The gist of the packing list.
... swimming, biking, and running?

I set out on a journey Friday morning into the expanse of the Rocky Mountains, feeling a little nuts as I brushed the overnight snow off my four-wheeled, AWD winter vehicle, fully equipped with camping supplies and my bicycle. Driving up I-70, I nervously realized the potential of this trip to head in the wrong direction, perhaps due to unfinished planning, a non-existent car adapter for the new phone, and the fact I was traveling solo. The lonely triathlete lifestyle had seemingly edged in on my need for travel companions. But I kept my mind focused on the end goal of the weekend: the inaugural Desert's Edge Triathlon, a race to end the season for many.

The idea here was for me to explore along the western slope, never having been past Glenwood Springs. I also had NO idea where to go-- the possibilities were endless, with lures of hiking, biking, hot springs, and running into small funky towns. I thought about the camping trip I had taken earlier in the summer up to Steamboat Springs to volunteer last minute at a Without Limits race. The campground was full by that time, so I found a fantastic secluded area just north of the state park to set up camp. My ax and I were equally sad about the fire ban in Routt County (seriously, what's camping without a fire??), but I was able to go on a short hike with my dog. I enjoyed the view of Hahn's Peak and even caught a rainbow and shooting star within the span of the evening. Leaving Steamboat required a stop into Strawberry Park to soak for several hours. And so I looked forward to something similar on my trip out to Fruita.

This time around I thought I would actually visit the Glenwood hot springs and kill two birds with one stone, for they did have lap lanes to do some last minute training. I swam in the warm mineral water and stared happily up at the surrounding mountains, amazed at the beauty. Sitting in the afternoon sunshine, I browsed the smartphone and chose to stay the night at Rifle Falls.
Panorama of Rifle Falls from my new iPhone, which I proceeded to drop in that stupid cave to the right.
Terribly alone with no dog to keep me company, I was grateful for the fire ban lift. I drove back into town after a morning hike and stopped at the local Starbucks to charge my dying connection to society. Onward to Fruita, appreciating the mountains and canyons as I went! I knew I had to reach packet pickup before it closed at 4, and then I would have enough daylight to find some triathletes on the campground with whom to socialize. We had time to bike a tenth of the course, shared a yummy dinner with several more triathletes over a roaring campfire, where much anxiety was expressed about the upcoming event. It was going to be cold, and no one was especially looking forward to jumping in the water. I ended up sleeping in my car that night, unable to fathom the constriction of a mummy bag the night before a race.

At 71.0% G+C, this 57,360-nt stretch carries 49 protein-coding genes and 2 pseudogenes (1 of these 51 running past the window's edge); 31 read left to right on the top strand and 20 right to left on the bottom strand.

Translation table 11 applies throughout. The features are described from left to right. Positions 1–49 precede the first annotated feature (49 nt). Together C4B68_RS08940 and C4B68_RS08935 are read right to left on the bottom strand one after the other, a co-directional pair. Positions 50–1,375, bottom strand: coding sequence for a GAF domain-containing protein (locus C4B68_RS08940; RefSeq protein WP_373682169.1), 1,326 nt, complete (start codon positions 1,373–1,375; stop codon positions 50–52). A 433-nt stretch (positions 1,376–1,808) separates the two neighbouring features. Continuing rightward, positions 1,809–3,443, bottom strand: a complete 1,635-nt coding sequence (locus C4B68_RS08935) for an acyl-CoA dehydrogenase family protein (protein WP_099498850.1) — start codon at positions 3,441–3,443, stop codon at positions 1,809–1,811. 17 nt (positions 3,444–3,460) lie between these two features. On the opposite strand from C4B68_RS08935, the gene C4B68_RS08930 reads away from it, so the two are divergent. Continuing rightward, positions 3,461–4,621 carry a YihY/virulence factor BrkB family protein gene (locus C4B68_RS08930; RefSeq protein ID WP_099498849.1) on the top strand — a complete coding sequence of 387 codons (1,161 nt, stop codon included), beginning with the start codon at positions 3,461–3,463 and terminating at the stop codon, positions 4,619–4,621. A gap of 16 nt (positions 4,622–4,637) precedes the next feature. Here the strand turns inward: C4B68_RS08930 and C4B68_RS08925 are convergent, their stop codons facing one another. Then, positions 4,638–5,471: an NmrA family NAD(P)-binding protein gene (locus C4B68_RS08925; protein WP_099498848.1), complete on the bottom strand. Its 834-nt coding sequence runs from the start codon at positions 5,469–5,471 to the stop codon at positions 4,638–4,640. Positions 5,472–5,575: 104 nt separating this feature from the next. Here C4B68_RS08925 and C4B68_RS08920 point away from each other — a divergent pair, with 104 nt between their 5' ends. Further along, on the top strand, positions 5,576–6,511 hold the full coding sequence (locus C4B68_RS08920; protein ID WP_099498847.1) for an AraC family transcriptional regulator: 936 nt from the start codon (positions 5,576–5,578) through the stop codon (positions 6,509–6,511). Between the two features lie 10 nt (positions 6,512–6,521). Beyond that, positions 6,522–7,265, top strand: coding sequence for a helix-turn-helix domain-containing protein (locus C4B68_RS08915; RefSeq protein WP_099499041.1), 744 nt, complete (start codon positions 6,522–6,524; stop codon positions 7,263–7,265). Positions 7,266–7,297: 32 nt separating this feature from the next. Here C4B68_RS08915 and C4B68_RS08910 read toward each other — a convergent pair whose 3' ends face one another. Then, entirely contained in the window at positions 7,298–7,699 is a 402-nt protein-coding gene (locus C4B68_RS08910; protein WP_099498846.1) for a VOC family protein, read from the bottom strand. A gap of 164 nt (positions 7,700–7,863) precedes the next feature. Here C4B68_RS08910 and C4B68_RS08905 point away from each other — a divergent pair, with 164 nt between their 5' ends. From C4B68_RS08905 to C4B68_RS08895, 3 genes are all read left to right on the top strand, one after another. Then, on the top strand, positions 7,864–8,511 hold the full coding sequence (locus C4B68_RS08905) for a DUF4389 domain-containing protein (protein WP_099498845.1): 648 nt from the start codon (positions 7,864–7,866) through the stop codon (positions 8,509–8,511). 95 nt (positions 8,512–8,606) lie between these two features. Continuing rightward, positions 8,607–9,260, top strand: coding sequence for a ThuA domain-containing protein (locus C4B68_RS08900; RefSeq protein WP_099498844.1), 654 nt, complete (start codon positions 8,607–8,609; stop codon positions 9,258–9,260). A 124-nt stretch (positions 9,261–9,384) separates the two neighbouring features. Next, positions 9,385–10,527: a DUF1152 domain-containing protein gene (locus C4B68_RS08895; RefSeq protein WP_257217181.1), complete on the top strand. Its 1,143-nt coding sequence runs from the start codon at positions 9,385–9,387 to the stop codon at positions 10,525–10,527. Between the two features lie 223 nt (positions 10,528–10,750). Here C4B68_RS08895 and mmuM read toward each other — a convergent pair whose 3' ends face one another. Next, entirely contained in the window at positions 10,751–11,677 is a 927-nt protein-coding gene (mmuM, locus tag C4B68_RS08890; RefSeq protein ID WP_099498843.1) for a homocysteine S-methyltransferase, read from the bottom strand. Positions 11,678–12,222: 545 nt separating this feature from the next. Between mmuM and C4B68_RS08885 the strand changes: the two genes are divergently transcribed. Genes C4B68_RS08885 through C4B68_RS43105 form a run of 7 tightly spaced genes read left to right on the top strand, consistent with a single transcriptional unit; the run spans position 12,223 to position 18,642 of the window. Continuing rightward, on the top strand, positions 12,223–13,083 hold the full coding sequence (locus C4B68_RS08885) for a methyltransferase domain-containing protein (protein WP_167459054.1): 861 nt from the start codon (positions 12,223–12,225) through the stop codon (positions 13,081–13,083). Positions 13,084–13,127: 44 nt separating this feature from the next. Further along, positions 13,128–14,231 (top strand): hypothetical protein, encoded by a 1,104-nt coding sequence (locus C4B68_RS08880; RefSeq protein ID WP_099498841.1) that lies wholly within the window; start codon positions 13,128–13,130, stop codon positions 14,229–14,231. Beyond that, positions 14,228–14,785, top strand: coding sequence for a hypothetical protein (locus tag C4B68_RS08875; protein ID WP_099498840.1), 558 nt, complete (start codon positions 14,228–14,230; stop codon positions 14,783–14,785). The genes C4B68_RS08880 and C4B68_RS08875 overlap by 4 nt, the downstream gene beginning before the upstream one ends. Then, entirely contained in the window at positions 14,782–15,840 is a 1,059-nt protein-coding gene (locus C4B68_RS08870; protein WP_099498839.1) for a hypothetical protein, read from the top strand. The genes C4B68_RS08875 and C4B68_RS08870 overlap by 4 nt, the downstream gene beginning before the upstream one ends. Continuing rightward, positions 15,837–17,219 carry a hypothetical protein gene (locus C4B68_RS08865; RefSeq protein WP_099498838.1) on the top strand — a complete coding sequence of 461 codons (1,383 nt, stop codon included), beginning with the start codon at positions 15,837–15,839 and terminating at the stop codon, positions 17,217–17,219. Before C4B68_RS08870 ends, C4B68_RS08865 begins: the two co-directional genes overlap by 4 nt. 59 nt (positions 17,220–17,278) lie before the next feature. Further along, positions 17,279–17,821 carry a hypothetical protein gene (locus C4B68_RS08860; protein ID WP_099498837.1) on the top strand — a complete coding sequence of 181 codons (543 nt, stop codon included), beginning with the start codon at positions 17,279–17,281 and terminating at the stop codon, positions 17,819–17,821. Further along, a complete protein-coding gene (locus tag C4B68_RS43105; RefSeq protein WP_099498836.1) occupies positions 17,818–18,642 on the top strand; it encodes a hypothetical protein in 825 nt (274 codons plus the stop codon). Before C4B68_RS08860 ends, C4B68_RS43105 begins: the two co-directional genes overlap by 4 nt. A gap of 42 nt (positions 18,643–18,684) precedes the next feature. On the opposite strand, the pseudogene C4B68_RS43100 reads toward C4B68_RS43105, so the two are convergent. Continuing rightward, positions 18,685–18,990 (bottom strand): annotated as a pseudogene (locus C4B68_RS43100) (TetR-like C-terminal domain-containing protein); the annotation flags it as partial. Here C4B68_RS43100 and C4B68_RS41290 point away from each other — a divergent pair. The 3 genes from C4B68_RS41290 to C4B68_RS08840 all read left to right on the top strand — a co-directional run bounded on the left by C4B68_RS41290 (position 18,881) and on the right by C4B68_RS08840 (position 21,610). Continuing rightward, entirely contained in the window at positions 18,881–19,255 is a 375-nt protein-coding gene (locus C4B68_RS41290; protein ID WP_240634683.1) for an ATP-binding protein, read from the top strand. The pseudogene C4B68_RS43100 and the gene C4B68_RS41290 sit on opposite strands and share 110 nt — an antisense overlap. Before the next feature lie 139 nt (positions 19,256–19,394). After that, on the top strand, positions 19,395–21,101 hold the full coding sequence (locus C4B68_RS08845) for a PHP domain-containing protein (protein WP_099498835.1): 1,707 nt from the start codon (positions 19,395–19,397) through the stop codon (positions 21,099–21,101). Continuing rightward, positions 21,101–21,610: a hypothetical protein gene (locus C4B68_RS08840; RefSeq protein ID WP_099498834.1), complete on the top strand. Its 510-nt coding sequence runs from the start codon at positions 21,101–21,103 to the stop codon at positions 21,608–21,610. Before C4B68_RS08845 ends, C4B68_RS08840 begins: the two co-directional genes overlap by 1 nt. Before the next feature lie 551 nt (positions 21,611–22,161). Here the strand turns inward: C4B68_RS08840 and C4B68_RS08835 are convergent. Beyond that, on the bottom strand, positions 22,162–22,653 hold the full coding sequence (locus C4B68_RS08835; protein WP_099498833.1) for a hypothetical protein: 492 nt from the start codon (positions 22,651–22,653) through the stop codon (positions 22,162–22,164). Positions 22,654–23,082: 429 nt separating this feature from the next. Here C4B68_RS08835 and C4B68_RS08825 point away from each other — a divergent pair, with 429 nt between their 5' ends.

Sure enough, the water on Sunday morning was chilly, miserable, and quickly numbed my feet... a mile into the run, the tootsies fared no better. Sprinting through the finish line, the thought crossed my mind that I would have liked to have tried the olympic distance. It's ok though, I was satisfied with my third place age group finish on a spectacular new course.

Lessons Learned:
Never take company for granted when camping. Always take company for sanity's sake.
Don't go spelunking with your new iPhone 5.
The 4-6 person tent needs to go; it is too much work and way too much room for me and my dog. Or without the dog :(
If you want to place in your division: 1. Don't compete for money, and 2. Race with no more than ten people in your age group.

My season may not quite be over-- I am contemplating the SheROX tri in San Diego next weekend with my newbie-triathlete-flight-attendant-workout-eating-buddy. I anticipate traveling for more triathlons in the coming years, and I consider myself lucky already to have raced my first and second triathlons in SC and TX, respectively. Having a change of environment simply adds depth to your experience, and I am also excited to see how I race at sea-level after "training" at high altitude for a few years. A fellow brand ambassador has planted a seed into my head about doing the Augusta Half Ironman, a wonderful excuse to visit very good friends from when I used to live there. As long as my arms will crawl and my legs can pedal, my feet should run far in the sport of triathlon.

- Lynsa Nguyen is a massage therapist at the Fuelary, and a fitness and swim instructor for the City of Lakewood Rec Centers. She also encourages traveling a long way to participate in the Denver Triathlon next June.

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9/4/2016 05:37:07 am

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